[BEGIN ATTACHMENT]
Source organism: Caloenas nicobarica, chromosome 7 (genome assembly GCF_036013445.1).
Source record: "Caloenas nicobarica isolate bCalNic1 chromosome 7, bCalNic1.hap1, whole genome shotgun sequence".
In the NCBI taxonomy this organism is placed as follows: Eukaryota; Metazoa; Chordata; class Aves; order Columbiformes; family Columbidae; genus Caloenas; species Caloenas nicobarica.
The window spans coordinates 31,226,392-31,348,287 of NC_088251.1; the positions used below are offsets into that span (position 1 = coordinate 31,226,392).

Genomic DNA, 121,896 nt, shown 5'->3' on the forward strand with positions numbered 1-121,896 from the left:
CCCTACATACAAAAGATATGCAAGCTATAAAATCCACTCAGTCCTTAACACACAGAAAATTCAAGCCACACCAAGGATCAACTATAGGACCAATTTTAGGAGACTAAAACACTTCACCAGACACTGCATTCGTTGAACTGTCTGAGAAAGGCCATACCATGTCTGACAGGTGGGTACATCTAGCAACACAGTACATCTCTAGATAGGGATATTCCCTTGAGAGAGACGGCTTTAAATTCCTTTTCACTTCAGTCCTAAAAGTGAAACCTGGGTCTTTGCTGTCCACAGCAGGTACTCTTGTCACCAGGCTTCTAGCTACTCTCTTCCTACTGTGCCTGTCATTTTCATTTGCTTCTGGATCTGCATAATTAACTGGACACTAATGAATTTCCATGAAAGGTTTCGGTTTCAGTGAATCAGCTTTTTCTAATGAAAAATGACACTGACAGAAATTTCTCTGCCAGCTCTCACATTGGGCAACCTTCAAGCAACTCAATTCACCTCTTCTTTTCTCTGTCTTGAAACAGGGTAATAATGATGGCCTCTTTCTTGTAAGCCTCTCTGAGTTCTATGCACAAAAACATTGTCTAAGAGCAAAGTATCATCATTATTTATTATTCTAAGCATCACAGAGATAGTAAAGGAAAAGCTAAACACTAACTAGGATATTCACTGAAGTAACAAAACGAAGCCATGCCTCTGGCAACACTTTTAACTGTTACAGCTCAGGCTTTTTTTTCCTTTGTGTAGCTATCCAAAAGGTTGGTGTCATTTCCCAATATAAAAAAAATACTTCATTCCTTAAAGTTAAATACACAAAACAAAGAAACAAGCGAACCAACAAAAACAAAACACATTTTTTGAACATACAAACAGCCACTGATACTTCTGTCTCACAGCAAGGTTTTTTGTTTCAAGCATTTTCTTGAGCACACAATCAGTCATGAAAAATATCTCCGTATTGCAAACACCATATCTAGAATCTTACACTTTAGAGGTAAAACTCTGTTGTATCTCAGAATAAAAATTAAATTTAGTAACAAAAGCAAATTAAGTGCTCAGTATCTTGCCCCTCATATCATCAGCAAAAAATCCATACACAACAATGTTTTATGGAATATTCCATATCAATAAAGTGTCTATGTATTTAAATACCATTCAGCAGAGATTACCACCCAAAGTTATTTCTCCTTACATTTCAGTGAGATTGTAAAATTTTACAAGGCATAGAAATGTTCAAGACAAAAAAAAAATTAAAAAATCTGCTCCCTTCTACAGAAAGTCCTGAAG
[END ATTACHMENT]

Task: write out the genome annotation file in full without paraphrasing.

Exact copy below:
Source organism: Caloenas nicobarica, chromosome 7 (genome assembly GCF_036013445.1).
Source record: "Caloenas nicobarica isolate bCalNic1 chromosome 7, bCalNic1.hap1, whole genome shotgun sequence".
In the NCBI taxonomy this organism is placed as follows: Eukaryota; Metazoa; Chordata; class Aves; order Columbiformes; family Columbidae; genus Caloenas; species Caloenas nicobarica.
The window spans coordinates 31,226,392-31,348,287 of NC_088251.1; the positions used below are offsets into that span (position 1 = coordinate 31,226,392).

Genomic DNA, 121,896 nt, shown 5'->3' on the forward strand with positions numbered 1-121,896 from the left:
CCCTACATACAAAAGATATGCAAGCTATAAAATCCACTCAGTCCTTAACACACAGAAAATTCAAGCCACACCAAGGATCAACTATAGGACCAATTTTAGGAGACTAAAACACTTCACCAGACACTGCATTCGTTGAACTGTCTGAGAAAGGCCATACCATGTCTGACAGGTGGGTACATCTAGCAACACAGTACATCTCTAGATAGGGATATTCCCTTGAGAGAGACGGCTTTAAATTCCTTTTCACTTCAGTCCTAAAAGTGAAACCTGGGTCTTTGCTGTCCACAGCAGGTACTCTTGTCACCAGGCTTCTAGCTACTCTCTTCCTACTGTGCCTGTCATTTTCATTTGCTTCTGGATCTGCATAATTAACTGGACACTAATGAATTTCCATGAAAGGTTTCGGTTTCAGTGAATCAGCTTTTTCTAATGAAAAATGACACTGACAGAAATTTCTCTGCCAGCTCTCACATTGGGCAACCTTCAAGCAACTCAATTCACCTCTTCTTTTCTCTGTCTTGAAACAGGGTAATAATGATGGCCTCTTTCTTGTAAGCCTCTCTGAGTTCTATGCACAAAAACATTGTCTAAGAGCAAAGTATCATCATTATTTATTATTCTAAGCATCACAGAGATAGTAAAGGAAAAGCTAAACACTAACTAGGATATTCACTGAAGTAACAAAACGAAGCCATGCCTCTGGCAACACTTTTAACTGTTACAGCTCAGGCTTTTTTTTCCTTTGTGTAGCTATCCAAAAGGTTGGTGTCATTTCCCAATATAAAAAAAATACTTCATTCCTTAAAGTTAAATACACAAAACAAAGAAACAAGCGAACCAACAAAAACAAAACACATTTTTTGAACATACAAACAGCCACTGATACTTCTGTCTCACAGCAAGGTTTTTTGTTTCAAGCATTTTCTTGAGCACACAATCAGTCATGAAAAATATCTCCGTATTGCAAACACCATATCTAGAATCTTACACTTTAGAGGTAAAACTCTGTTGTATCTCAGAATAAAAATTAAATTTAGTAACAAAAGCAAATTAAGTGCTCAGTATCTTGCCCCTCATATCATCAGCAAAAAATCCATACACAACAATGTTTTATGGAATATTCCATATCAATAAAGTGTCTATGTATTTAAATACCATTCAGCAGAGATTACCACCCAAAGTTATTTCTCCTTACATTTCAGTGAGATTGTAAAATTTTACAAGGCATAGAAATGTTCAAGACAAAAAAAAAATTAAAAAATCTGCTCCCTTCTACAGAAAGTCCTGAAG